You can open up the tool menu by double clicking it. This will reveal the following menu (without the fields completed):
- The Points field identifies the point dataset that you will model. In this case it is a dataset of properties in Philadelphia.
- Specify what you will predict for using the Independent Variable field. This must be a binary numeric variable in which 0 indicates one outcome and 1 indicates another. In this case it identifies whether a property was tax delinquent (1) or not tax delinquent (0).
- In the Dependent Variables field you will indicate which feature(s) to use as predictors. All of these variables must not include any incomplete cases. In this simple model we will predict tax delinquency using the property's distance to the Central Business District and the vacancy rate in a property's Census Tract.
- The Polygons field indicates which geography you will use to group points. In this case it is the neighborhoods of Philadelphia.
- You will specify how to group polygons with the Polygon ID Field. If each polygon is distinct (as is the case in this example) you will use a unique identifier field (like "NAME"). However you can choose to group them using any categorical variable, regardless of whether the groups are contiguous or not.
- The Minimum Points field allows you to specify the threshold for the minimum number of points that fall into a polygon for it to be included in the test set. Given that some "neighborhoods" in Philadelphia are comprised of exclusively park space or of a few industrial properties, there may be very few points in a given polygon. If this is the case the resulting accuracy rate for that neighborhood may not be meaningful.
- In the Prediction Threshold field you will specify a cutoff point that will determine how you classify predicted outcomes from probabilities. In this case properties that have a predicted probability of 0.25 or higher will be predicted to be tax delinquent and those with a probability below it will be classified as not tax delinquent.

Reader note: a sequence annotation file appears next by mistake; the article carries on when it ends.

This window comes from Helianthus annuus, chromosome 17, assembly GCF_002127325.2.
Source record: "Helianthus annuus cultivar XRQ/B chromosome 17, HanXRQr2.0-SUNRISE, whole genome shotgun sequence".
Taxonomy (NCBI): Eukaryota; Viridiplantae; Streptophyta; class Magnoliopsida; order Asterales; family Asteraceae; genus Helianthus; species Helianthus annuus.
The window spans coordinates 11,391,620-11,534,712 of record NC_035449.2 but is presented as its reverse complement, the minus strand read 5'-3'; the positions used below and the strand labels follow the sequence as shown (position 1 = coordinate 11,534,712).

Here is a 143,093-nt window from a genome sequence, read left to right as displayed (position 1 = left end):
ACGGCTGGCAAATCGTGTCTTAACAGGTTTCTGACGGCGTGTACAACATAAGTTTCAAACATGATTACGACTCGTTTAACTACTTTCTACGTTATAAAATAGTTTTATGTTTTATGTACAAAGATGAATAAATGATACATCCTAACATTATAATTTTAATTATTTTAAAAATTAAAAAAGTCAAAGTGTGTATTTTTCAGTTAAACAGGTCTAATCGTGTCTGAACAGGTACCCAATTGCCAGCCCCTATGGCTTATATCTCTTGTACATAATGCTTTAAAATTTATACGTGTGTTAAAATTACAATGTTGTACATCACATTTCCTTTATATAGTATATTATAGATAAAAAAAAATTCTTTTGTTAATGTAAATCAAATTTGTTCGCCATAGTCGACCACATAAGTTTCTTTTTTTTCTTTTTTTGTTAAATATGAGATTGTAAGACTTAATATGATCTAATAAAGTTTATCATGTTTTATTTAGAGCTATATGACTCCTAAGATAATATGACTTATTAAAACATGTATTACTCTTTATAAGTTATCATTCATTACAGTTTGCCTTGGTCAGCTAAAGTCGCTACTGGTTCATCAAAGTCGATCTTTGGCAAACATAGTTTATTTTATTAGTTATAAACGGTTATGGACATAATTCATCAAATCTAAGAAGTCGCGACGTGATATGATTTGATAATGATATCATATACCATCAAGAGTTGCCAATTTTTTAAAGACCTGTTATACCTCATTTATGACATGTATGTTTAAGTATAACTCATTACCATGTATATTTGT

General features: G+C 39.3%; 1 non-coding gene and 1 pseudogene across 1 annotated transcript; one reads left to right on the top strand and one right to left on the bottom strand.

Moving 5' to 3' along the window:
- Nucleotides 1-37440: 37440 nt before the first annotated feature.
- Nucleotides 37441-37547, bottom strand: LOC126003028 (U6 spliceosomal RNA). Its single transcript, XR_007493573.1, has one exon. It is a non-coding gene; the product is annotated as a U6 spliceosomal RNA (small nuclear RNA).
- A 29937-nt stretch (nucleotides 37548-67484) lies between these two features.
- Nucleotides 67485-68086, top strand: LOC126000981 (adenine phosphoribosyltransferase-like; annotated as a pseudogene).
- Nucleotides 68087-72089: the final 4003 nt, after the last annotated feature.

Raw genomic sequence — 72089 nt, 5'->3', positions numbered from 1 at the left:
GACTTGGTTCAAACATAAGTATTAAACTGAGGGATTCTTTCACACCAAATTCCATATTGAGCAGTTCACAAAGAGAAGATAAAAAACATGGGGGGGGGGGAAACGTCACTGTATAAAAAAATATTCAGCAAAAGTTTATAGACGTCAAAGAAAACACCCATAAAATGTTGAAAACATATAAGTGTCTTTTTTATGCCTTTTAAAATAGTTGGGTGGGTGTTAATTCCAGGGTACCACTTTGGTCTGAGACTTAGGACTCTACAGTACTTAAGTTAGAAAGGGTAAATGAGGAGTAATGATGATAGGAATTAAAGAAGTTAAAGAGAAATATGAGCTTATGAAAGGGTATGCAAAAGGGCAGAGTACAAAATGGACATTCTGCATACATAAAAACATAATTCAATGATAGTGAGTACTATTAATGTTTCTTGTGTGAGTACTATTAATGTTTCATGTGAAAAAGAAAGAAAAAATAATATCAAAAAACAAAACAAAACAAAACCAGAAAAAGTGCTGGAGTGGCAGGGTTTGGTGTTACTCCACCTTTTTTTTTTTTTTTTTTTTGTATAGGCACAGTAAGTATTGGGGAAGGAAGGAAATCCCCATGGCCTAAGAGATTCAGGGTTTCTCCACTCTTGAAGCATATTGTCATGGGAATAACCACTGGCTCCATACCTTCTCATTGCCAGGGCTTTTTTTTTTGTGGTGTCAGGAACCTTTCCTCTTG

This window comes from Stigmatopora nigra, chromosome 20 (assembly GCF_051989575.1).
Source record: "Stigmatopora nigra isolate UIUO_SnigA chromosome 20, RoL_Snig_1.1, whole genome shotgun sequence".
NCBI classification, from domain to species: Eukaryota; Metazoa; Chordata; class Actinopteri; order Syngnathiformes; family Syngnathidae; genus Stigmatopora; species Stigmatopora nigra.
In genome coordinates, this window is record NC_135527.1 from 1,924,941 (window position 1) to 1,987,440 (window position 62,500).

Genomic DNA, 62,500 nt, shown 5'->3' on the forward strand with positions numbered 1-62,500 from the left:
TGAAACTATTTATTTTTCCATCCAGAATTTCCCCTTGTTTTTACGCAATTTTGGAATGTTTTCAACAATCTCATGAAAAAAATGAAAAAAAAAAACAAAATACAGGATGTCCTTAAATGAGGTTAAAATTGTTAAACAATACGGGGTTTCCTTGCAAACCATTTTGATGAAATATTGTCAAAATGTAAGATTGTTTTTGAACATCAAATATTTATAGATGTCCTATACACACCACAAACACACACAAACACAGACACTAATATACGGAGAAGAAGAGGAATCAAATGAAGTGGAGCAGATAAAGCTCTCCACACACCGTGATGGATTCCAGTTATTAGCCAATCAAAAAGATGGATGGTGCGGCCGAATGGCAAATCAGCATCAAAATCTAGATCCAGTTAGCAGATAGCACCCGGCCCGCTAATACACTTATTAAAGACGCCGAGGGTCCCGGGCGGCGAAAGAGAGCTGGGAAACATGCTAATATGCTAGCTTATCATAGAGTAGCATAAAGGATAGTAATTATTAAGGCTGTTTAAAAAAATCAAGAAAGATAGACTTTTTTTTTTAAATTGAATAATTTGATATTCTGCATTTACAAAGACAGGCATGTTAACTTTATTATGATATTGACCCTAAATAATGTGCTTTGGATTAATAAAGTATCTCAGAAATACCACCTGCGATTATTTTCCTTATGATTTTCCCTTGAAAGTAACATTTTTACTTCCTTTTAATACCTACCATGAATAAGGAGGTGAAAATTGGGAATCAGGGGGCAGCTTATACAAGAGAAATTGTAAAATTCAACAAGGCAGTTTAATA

- Finally, in the Output Polygon Shapefile field, you will specify the location and name of the shapefile that includes an accuracy rate field.
After running the script, the tool reports the average and standard deviation accuracy rates among the spatial test set of polygons. In this case the average rate among neighborhoods was 63.4% and the set had a standard deviation of 22.4%. It also plots a histogram of these accuracy rates. Given that this sample model was exceedingly simple, it's no surprise that predictive accuracy was inconsistent from neighborhood to neighborhood.
The tool also outputs a polygon shapefile that includes fields for predictive accuracy as well as the number of points within each polygon. Note that some neighborhoods from the original shapefile are not included in the output. As I mentioned before, these neighborhoods have very few properties within them and as a result we did not calculate an accuracy rate for them. We can look at the spatial pattern of predictive by mapping these neighborhoods by accuracy rate. At first glance we can see that the model performs much better in the northern-most neighborhoods of the city while it is fairly dispersed in South and West Philadelphia. Applying spatial statistics tools in ArcGIS would allow us to analyze theses patterns with added rigor.
The source code
I have embedded the source code for this tool below. You will see that the whole script is wrapped in a function called "tool_exec." This tool takes two parameters (lists of the tool's inputs and outputs) from the ArcGIS tool and then uses them to perform analysis.